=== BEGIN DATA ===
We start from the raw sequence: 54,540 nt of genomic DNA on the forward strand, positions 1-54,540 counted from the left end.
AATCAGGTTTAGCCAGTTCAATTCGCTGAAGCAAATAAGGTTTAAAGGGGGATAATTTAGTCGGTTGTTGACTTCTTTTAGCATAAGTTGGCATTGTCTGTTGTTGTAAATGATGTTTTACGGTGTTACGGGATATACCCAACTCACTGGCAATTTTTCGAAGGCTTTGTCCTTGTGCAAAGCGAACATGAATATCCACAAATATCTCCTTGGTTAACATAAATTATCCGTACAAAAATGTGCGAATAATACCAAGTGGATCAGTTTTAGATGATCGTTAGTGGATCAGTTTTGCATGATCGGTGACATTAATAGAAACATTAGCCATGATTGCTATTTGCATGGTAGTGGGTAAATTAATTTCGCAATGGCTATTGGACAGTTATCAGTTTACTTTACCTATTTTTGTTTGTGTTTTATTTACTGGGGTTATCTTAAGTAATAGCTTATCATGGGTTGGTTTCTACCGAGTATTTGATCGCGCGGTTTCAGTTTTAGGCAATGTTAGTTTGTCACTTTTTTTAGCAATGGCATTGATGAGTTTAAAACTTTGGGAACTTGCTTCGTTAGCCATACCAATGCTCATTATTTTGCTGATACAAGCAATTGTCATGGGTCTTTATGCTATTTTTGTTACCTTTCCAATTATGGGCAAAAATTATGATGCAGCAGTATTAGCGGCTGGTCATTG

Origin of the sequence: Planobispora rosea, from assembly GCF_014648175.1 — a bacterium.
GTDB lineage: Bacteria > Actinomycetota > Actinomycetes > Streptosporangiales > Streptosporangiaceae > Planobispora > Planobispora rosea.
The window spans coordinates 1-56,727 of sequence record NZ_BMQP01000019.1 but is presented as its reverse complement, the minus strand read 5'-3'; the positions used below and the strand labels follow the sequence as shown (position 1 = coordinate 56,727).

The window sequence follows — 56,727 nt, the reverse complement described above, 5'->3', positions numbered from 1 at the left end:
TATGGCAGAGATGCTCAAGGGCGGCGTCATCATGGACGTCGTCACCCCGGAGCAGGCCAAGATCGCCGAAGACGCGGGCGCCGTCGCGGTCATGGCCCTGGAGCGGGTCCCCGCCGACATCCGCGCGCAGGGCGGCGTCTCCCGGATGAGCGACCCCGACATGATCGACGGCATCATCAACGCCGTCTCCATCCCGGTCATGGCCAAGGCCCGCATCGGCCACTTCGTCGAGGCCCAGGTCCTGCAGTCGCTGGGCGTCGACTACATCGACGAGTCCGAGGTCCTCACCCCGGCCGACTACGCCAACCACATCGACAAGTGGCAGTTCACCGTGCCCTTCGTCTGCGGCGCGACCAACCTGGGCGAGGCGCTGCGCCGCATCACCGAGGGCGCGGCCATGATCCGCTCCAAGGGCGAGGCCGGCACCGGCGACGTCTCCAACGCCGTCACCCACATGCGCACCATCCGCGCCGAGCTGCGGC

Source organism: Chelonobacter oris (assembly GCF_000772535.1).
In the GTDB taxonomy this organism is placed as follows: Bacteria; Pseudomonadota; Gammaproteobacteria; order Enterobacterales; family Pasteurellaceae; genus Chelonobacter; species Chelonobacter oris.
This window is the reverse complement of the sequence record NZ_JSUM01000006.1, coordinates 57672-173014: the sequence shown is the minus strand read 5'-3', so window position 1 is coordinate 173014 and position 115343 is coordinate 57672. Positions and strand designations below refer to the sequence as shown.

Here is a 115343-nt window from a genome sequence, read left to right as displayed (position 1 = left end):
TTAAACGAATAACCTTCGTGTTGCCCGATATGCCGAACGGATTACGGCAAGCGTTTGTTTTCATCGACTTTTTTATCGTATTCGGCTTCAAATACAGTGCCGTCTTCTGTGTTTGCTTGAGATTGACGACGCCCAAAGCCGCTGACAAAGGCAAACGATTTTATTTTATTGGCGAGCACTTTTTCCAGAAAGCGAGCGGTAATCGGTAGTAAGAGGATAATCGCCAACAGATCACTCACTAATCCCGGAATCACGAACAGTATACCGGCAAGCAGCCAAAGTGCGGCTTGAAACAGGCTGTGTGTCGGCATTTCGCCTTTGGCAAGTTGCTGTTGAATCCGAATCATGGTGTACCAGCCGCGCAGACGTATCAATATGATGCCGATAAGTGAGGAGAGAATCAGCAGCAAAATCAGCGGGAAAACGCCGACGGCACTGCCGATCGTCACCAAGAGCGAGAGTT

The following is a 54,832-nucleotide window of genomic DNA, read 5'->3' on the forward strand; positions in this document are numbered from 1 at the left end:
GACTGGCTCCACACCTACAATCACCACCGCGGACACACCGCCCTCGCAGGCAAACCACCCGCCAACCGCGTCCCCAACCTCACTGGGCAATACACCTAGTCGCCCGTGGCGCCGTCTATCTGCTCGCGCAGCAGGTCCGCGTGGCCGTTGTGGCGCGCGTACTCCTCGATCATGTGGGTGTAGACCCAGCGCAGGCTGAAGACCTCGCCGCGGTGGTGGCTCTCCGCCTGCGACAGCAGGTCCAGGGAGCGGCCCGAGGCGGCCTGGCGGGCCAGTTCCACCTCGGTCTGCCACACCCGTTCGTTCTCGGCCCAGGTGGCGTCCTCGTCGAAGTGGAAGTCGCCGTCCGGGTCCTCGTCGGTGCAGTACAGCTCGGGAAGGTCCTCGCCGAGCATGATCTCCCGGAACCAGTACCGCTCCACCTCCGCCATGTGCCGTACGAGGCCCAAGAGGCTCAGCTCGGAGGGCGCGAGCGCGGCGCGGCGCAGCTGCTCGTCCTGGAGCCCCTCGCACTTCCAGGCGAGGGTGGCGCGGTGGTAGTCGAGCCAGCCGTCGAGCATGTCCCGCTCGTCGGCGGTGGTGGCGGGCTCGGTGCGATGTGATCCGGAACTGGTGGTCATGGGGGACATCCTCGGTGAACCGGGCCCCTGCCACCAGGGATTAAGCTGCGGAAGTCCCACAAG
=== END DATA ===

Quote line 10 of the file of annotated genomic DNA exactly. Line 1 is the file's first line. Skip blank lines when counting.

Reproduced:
This window is the reverse complement of the sequence record NZ_JSUM01000006.1, coordinates 57672-173014: the sequence shown is the minus strand read 5'-3', so window position 1 is coordinate 173014 and position 115343 is coordinate 57672. Positions and strand designations below refer to the sequence as shown.